Much of the art news spotlight was hogged over the past week by the Brooklyn Museum of Art, as its battled to keep the flames of culture and free expression alive against the ever-increasing gusts of hot air coming from City Hall and Mayor Rudolph Giuliani. But whereas many of the BMA's fellow museums kept largely silent during the controversy, one prominent member of the theatre community has come to the aid of the beleaguered institution.
Jane Alexander, Tony-winning actress and four-year veteran of the National Endowment for the Arts, will be the chief speaker at an Oct. 1 rally outside the BMA. Alexander was chair of the NEA from 1993 to 1997 and is probably the closest thing the U.S. has to an artist-authority figure. The rally, sponsored by the ACLU, will be from 5 PM to 7 PM.
Back in Manhattan, another New York cultural landmark, Radio City Music Hall, is ready to reopen Oct. 4 after a seven-month restoration which forced the 1999 Tony Awards to retreat to the Gershwin Theatre after two years in the Art Deco palace. The Tonys' Radio City day were rosy ones, not only in their hostess (Ms. O'Donnell), but in the ratings. No one is yet saying whether the award ceremony will return to its erstwhile home, or whether O'Donnell will return with it.
Most of the other big theatre stories of the week involved big casting. Annie Get Your Gun finally 'fessed up to coaxing soap diva Susan Lucci into the cowgirl boots of theatre diva Bernadette Peters, when Peters takes a three-week vacation over the holidays. Cabaret's Ron Rifkin found his first post-Tony stage role, as a pompous poet in David Hirson's Broadway-bound Wrong Mountain. And Jekyll & Hyde's Christiane Noll and Noise/Funk's Ann Duquesnay will be seen on Broadway again Oct. 19 when they join It Ain't Nothin' but the Blues. (From the quasi-operatic pop of Jekyll to the twee chamber music of Little by Little to the blues of Blues, Noll can be counted among the most versatile actresses currently working the American musical scene.)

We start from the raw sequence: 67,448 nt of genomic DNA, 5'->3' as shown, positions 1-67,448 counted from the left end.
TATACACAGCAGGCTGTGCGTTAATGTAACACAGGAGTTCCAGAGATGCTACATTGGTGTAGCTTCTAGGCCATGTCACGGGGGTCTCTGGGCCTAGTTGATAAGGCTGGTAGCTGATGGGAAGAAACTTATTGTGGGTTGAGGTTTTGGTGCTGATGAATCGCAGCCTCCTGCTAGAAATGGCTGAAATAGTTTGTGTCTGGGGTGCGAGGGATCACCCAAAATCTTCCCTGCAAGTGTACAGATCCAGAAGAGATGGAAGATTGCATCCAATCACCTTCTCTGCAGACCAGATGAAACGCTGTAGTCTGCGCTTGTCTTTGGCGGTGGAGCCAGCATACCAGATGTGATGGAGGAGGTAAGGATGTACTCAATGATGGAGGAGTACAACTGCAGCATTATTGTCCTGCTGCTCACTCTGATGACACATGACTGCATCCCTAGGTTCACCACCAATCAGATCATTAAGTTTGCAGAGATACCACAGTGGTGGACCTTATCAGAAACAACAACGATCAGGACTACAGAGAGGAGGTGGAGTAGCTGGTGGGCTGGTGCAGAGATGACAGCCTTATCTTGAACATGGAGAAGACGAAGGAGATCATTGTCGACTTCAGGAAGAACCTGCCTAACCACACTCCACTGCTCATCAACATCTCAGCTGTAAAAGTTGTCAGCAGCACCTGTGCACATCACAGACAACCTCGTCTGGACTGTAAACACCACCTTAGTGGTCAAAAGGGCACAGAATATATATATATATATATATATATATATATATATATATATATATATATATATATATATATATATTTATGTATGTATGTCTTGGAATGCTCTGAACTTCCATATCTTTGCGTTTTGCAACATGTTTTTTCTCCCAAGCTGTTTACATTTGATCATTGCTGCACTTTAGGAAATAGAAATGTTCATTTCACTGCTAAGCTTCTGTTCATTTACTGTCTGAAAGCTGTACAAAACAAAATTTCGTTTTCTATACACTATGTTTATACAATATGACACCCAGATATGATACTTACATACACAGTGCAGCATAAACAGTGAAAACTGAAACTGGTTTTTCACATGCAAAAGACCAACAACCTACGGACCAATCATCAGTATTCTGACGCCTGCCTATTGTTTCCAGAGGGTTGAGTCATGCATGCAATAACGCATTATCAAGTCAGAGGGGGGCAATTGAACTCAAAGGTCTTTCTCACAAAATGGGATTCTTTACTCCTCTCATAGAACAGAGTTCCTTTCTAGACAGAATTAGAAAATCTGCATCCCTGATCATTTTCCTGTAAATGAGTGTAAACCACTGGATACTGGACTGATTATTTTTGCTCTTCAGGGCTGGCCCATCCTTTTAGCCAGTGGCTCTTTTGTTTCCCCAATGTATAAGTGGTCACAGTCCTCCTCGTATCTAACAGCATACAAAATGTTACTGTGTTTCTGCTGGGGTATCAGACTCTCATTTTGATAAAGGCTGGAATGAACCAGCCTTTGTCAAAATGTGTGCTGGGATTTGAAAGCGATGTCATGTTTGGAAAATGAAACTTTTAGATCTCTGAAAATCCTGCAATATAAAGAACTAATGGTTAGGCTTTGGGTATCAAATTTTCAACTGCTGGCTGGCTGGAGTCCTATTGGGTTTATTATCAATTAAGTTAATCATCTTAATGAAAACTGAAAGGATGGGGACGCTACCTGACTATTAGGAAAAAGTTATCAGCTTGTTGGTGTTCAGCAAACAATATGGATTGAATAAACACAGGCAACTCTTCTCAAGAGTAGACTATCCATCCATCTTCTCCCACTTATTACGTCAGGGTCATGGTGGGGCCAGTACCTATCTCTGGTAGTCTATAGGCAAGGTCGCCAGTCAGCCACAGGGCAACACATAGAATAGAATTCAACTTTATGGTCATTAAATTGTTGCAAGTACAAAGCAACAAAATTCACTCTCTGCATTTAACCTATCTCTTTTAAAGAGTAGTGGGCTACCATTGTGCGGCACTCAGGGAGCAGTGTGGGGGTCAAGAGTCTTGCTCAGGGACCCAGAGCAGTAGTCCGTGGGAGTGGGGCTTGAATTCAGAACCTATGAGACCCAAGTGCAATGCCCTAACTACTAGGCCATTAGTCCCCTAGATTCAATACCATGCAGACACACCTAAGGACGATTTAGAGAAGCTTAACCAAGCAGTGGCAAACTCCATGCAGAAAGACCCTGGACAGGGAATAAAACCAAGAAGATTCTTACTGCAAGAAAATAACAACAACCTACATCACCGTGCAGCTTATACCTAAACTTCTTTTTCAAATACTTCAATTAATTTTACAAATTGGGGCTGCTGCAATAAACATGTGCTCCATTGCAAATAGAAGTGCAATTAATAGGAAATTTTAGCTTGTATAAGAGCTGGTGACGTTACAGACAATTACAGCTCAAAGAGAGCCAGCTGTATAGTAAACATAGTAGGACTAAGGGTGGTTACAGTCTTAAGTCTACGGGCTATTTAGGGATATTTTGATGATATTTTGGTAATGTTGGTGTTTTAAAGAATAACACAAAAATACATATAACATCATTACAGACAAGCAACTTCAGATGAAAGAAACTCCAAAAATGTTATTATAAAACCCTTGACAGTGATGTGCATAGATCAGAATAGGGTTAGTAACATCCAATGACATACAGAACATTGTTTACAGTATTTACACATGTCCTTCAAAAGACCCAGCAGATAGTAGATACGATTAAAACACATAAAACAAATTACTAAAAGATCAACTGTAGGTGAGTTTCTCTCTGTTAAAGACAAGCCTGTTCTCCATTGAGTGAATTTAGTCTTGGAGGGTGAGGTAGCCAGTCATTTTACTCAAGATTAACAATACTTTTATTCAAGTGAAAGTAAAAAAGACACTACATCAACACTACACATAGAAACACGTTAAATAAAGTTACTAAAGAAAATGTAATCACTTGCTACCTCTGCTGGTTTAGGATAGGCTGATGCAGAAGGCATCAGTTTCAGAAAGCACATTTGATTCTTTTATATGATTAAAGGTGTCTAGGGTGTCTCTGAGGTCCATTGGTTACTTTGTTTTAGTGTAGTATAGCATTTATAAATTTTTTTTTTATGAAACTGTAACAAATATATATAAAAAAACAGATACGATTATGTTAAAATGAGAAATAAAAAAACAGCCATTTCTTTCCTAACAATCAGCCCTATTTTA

And for those who like their talent bred on the small screen, they could hardly find a better production than TV guru Garry Marshall's upcoming staging of Beth Henley's Crimes of the Heart. On one stage at Burbank's Falcon Theatre will be Morgan Fairchild ("Flamingo Road"), Faith Ford ("Murphy Brown") and Crystal Bernard ("Wings"). Let's hope somebody in this crew remembers they're doing a play. Of course, stars are no guarantee your show will sell. For, in a season of big names, new musicals a plenty and important revivals, the biggest selling Broadway show has zero famous performers and a twenty-year-old score penned by three guys with no theatre experience. This past week, the advance of Saturday Night Fever, the London smash based on the 1977 John Travolta film, surpassed $15 million, far outdistancing any competition.
Producer Manny Kladitis says the show is taking in $100,000 a day, with ticket-buyers hailing from the predictable Bay Ridge, Brooklyn (where the musical is set) and New Jersey, as well as the less explainable Florida and Mississippi. "We have a show everyone knows and is comfortable with buying tickets to," Kladitis told Playbill On-Line. "I told [fellow producer] Robert Stigwood that this is going to be better with an American cast, because this is our story."